Bacarri Rambo takes demotion in stride

September 25, 2013
Baccari Rambo (24), here with Brandon Meriweather, spent more time on the sideline in Week 3 than in Weeks 1 or 2. (Toni L. Sandys/The Washington Post)
Baccari Rambo (24), here with Brandon Meriweather, spent more time on the sideline in Week 3 than in Weeks 1 or 2. (Toni L. Sandys/The Washington Post)

Rookie free safety Bacarri Rambo said that his demotion in last Sunday’s game came as a surprise, but that he understood coaches’ reasoning. Rambo said that he has no choice but to continue to work hard in practices and try to regain playing time through improved execution, just as coach Mike Shanahan said earlier this week.

Rambo – a sixth-round pick out of Georgia –served as the Redskins’ starting free safety from the start of training camp, throughout the preseason and in the first two games of the regular season. But last Sunday, Rambo didn’t play a single defensive snap as coaches relegated him instead to special teams units. The Redskins spent the bulk of the game playing a four-man secondary that featured three cornerbacks and one safety, Brandon Meriweather. Shanahan said defensive coordinator Jim Haslett went with that configuration because of the Lions’ three-receiver sets and the need to leave more men in the box to stop the run. Shanahan said also that Rambo’s ineffectiveness in the first two weeks – when he struggled with tackling – also had to do with the decision.

Rambo, who played 19 special teams plays, didn’t talk after the game, but said on Wednesday, “I was very surprised, but like I said, it was just based on the personnel and type of offense.” He then admitted that his coaches had also talked to him about his need to improve. After playing every defensive snap in the first two games, Rambo said dealing with the drastic change wasn’t easy.

“It was very difficult, but I just let the coaches coach and I’ll just go out there and do whatever it takes to help the team win,” Rambo said. “If it’s for me to just play special teams, I’ll do it. Other than that, I’m just glad to be there and once I get my chance and my opportunity, I’m going to take advantage of it.”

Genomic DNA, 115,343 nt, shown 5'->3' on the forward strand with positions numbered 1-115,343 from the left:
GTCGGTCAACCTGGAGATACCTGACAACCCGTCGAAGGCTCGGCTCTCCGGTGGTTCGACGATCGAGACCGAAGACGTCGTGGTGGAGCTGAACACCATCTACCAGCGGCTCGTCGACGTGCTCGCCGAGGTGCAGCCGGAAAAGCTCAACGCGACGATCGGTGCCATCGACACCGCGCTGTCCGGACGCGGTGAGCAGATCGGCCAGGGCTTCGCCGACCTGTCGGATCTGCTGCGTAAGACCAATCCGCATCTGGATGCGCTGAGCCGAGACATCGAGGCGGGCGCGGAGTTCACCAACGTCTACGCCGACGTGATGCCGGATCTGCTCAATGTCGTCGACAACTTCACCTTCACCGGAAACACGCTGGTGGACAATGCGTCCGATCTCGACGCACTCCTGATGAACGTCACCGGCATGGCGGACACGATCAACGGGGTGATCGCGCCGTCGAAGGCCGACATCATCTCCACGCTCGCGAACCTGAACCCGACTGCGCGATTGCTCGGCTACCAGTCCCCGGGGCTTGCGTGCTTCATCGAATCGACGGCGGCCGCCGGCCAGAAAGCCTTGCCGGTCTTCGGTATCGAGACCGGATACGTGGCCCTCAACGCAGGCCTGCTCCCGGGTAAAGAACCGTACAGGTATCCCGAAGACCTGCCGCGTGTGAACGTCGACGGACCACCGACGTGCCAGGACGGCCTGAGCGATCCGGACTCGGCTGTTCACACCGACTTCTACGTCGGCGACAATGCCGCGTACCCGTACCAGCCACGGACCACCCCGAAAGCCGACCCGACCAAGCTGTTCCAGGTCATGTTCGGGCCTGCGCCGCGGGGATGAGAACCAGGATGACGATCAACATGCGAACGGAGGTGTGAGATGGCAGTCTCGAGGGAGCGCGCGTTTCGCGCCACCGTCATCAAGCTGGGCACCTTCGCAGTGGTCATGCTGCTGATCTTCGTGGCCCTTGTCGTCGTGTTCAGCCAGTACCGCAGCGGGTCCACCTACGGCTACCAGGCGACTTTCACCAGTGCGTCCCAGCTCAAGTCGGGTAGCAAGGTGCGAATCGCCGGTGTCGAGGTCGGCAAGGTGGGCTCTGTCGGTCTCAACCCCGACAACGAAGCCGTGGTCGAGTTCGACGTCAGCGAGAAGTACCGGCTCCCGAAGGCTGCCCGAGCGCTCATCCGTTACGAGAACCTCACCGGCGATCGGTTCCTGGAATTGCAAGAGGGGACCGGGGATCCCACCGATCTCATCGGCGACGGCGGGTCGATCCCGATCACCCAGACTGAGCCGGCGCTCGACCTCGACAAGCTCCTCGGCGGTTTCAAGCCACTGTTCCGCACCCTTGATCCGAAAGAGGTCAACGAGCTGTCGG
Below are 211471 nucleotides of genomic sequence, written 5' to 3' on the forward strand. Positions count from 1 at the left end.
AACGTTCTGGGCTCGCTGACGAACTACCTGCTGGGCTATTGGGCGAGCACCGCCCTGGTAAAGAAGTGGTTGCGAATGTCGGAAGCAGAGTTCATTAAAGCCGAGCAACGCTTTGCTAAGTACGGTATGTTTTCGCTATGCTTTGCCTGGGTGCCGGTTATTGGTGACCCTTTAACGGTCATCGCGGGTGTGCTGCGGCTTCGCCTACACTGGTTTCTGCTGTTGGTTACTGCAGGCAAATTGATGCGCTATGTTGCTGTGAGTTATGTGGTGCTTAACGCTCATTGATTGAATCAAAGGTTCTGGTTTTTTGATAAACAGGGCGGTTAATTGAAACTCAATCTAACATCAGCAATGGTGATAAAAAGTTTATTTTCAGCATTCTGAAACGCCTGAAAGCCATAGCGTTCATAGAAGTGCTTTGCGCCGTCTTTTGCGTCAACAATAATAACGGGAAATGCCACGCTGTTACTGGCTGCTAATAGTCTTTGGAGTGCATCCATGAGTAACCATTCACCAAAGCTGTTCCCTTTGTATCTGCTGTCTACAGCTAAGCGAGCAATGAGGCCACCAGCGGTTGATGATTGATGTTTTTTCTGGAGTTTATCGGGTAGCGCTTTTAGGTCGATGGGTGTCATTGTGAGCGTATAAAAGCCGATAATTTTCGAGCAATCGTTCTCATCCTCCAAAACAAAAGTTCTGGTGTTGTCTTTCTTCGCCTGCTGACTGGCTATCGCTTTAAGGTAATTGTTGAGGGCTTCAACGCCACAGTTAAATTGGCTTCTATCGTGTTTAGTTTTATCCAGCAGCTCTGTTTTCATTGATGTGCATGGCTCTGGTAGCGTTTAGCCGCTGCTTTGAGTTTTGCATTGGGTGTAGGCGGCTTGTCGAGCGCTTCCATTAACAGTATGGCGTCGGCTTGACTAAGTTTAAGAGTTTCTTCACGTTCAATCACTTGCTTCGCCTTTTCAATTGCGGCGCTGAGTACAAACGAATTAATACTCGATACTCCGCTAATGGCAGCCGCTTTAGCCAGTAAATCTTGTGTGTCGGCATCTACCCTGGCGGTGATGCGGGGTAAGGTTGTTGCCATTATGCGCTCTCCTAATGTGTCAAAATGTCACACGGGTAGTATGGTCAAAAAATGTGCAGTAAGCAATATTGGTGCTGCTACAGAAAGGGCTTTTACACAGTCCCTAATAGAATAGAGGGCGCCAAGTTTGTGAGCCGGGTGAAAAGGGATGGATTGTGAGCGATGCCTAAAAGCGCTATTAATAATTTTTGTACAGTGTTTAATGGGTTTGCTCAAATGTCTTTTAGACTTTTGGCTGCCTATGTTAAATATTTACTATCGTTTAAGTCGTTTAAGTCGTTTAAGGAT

Rambo said he will not let the benching discourage him. Instead, he just views it as the continuation of his NFL education and adaptation.

“It’s still growing on me still,” he said. “I’m just trying to improve every game. But, the speed of the game, everybody says the SEC is the most NFL-like conference, but naw, it’s not. It’s a whole lot different. I just try to get out there and continue to adapt and continue to grow.”

Have a Redskins question? E-mail Mike Jones at mike.jones@washpost.com with the subject line “Mailbag question” for him to answer it in The Mailbag on Tuesday.

What’s ahead:

● The Redskins are practicing at 1 p.m. today.

More on the Redskins and NFL:

D.C. Sports Bog: Gibbs: ‘It would be wrong to change the name’ More Bog

Signs of progress on offenseExperimenting with kick returners

Hankerson might be winning competition with Morgan | OL Kropog added

Redskins players say actions, not words, matter now

Mailbag: The handling of Griffin, Meriweather’s play and Reed’s potential

Follow: @MikeJonesWaPo | @MarkMaske | @Insider | Insider on Facebook

Mike Jones covers the Washington Redskins for The Washington Post. When not writing about a Redskins development of some kind – which is rare – he can be found screaming and cheering at one of his kids’ softball, baseball, soccer or basketball games.
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Keith McMillan · September 25, 2013

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